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Copyright ©2005 Brooks/Cole, a division of Thomson Learning, Inc. The Role of Confidence Intervals in Research Chapter 21
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• Copyright 2005 Brooks/Cole, a division of Thomson Learning, Inc.

The Role ofConfidence

Intervalsin Research

Chapter 21

• Copyright 2005 Brooks/Cole, a division of Thomson Learning, Inc. 2

Thought Question 1:Compare weight loss (over 1 year) in men who diet butdo not exercise and vice versa. Results: 95% confidenceinterval for mean weight loss for men who diet but donot exercise is 13.4 to 18.0 pounds; 95% confidenceinterval for mean weight loss for men who exercise butdo not diet is 6.4 to 11.2 pounds.a. Does this mean 95% of all men who diet will lose

between 13.4 and 18.0 pounds? Explain.b. Do you think you can conclude that men who diet

without exercising lose more weight, on average,than men who exercise but do not diet?

• Copyright 2005 Brooks/Cole, a division of Thomson Learning, Inc. 3

Thought Question 2:First confidence interval in Question 1 wasbased on results from 42 men. Confidenceinterval spans a range of almost 5 pounds.If the results had been based on a much largersample, do you think the confidence intervalfor the mean weight loss would have beenwider, narrower, or about the same?Explain your reasoning.

• Copyright 2005 Brooks/Cole, a division of Thomson Learning, Inc. 4

Thought Question 3:

In Question 1, we compared average weight lossfor dieting and for exercising by computingseparate confidence intervals for the two meansand comparing the intervals.What would be a more direct value to examineto make the comparison between the meanweight loss for the two methods?

• Copyright 2005 Brooks/Cole, a division of Thomson Learning, Inc. 5

Thought Question 4:Case Study 5.3 examined the relationship betweenbaldness and heart attacks. Results expressed interms of relative risk of heart attack for men withsevere vertex baldness compared to men with nohair loss. 95% confidence interval for relativerisk for men under 45 years of age: 1.1 to 8.2.a. Explain what it means to have a relative risk

of 1.1 in this example.b. Interpret the result given by the confidence

interval.

• Copyright 2005 Brooks/Cole, a division of Thomson Learning, Inc. 6

21.1 Confidence Intervalsfor Population Means

Recall Rule for Sample Means:If numerous samples or repetitions of same sizeare taken, the frequency curve of means fromvarious samples will be approximately bell-shaped. The mean will be same as mean forthe population. The standard deviation will be: population standard deviation

sample size

• Copyright 2005 Brooks/Cole, a division of Thomson Learning, Inc. 7

Standard Error of the Mean

The standard deviation for the possible samplemeans is called the standard error of the mean.It is sometimes abbreviated by SEM or juststandard error. In other words:

SEM = standard error

= population standard deviation/n

In practice, population standard deviation is unknown andreplaced by sample standard deviation, computed from data.Term standard error of the mean or standard error still used.

• Copyright 2005 Brooks/Cole, a division of Thomson Learning, Inc. 8

Population versus SampleStandard Deviation and ErrorSuppose weight losses for thousands of people in a populationwere bell-shaped with a mean of 8 pounds and a standarddeviation of 5 pounds. A sample of n = 25 people, resulted ina mean of 8.32 pounds and standard deviation of 4.74 pounds.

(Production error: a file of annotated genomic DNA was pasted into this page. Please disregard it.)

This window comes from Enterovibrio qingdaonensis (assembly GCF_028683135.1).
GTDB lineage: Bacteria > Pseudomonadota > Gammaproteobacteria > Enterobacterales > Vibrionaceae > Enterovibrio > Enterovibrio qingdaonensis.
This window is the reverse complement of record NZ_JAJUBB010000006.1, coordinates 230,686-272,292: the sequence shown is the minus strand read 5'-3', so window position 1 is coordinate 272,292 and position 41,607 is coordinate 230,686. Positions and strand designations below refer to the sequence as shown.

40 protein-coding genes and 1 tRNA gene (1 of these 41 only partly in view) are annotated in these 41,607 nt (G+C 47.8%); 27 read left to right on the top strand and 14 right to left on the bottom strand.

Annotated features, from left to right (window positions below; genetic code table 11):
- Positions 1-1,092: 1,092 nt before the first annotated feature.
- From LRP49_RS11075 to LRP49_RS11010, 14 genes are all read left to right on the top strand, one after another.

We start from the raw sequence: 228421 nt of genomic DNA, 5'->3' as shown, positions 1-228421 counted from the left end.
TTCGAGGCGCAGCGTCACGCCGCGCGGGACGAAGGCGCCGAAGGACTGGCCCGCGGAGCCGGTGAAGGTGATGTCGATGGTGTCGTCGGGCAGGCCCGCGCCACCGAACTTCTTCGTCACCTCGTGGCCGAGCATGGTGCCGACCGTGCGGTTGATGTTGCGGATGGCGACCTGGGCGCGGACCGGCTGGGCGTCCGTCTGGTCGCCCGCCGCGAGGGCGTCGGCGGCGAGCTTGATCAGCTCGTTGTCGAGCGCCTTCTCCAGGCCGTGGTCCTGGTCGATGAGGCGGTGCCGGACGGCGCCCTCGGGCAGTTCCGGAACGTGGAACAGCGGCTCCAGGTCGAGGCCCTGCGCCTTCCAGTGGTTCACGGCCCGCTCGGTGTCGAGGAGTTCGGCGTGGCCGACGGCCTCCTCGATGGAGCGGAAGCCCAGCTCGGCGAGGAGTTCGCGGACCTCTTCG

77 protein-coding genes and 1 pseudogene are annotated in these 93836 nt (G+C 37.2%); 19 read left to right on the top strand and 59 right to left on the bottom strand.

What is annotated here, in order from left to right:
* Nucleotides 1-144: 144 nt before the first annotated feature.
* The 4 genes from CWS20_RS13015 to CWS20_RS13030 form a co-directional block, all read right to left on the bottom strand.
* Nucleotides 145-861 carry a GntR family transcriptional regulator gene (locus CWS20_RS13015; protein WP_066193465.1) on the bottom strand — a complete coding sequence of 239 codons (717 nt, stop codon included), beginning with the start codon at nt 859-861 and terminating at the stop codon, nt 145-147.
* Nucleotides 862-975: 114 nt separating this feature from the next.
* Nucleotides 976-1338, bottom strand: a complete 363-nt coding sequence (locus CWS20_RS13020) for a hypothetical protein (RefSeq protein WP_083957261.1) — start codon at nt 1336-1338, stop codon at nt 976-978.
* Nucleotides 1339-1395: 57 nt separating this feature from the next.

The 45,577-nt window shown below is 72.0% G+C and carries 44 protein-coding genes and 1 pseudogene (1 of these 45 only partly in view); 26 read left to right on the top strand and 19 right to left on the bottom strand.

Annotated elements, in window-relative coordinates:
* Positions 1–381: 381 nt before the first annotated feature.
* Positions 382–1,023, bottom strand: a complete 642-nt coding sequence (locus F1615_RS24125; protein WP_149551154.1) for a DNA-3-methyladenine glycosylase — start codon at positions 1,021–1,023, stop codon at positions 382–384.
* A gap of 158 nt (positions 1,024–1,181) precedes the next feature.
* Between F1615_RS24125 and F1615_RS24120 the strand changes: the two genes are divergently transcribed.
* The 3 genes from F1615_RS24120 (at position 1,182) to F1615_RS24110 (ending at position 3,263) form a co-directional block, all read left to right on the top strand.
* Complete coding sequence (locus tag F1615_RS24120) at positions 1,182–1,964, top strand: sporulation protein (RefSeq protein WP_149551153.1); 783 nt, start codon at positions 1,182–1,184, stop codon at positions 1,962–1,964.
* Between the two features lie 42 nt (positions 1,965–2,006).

population standard deviation = 5 pounds sample standard deviation = 4.74 pounds standard error of the mean

(using population S.D.) = 5 / 25 = 1 standard error of the mean

(using sample S.D.) = 4.74 / 25 = 0.95

• Copyright 2005 Brooks/Cole, a division of Thomson Learning, Inc. 9

1. Population of measurements is bell-shaped,and a random sample of any size ismeasured.

OR2. Population of measurements of interest is

not bell-shaped, but a large random sampleis measured. Sample of size 30 is consideredlarge, but if there are extreme outliers, itsbetter to have a larger sample.

Conditions for Rule for Sample Means

• Copyright 2005 Brooks/Cole, a division of Thomson Learning, Inc. 10

Constructing a Confidence Intervalfor a Mean

In 95% of all samples, the true population mean will fallwithin 2 standard errors of the sample mean.

Important note: Formula used only if at least 30 observations in thesample. A 95% confidence interval for population mean based on smallersamples requires a multiplier larger than 2, found from a t-distribution.

In 95% of all samples, the sample mean will fall within2 standard errors of the true population mean.

A 95% confidence interval for a population mean:sample mean 2 standard errors

where standard error = standard deviation/n

• Copyright 2005 Brooks/Cole, a division of Thomson Learning, Inc. 11

Example 1: Comparing Diet and Exercise

Compare weight loss (over 1 year) in men who dietbut do not exercise and vice versa.

Diet Only Group: sample mean = 7.2 kg sample standard deviation = 3.7 kg sample size = n = 42 standard error = 3.7/ 42 = 0.571 95% confidence interval for population mean:

7.2 2(0.571) = 7.2 1.16.1 kg to 8.3 kg or 13.4 lb to 18.3 lb

• Copyright 2005 Brooks/Cole, a division of Thomson Learning, Inc. 12

Example 1 continued: Exercise Only Group

Appears that dieting results in larger weight loss thanexercise because no overlap in two intervals. We arefairly certain average weight loss from dieting is nolower than 13.4 pounds and average weight loss fromexercising is no higher than 11.2 pounds.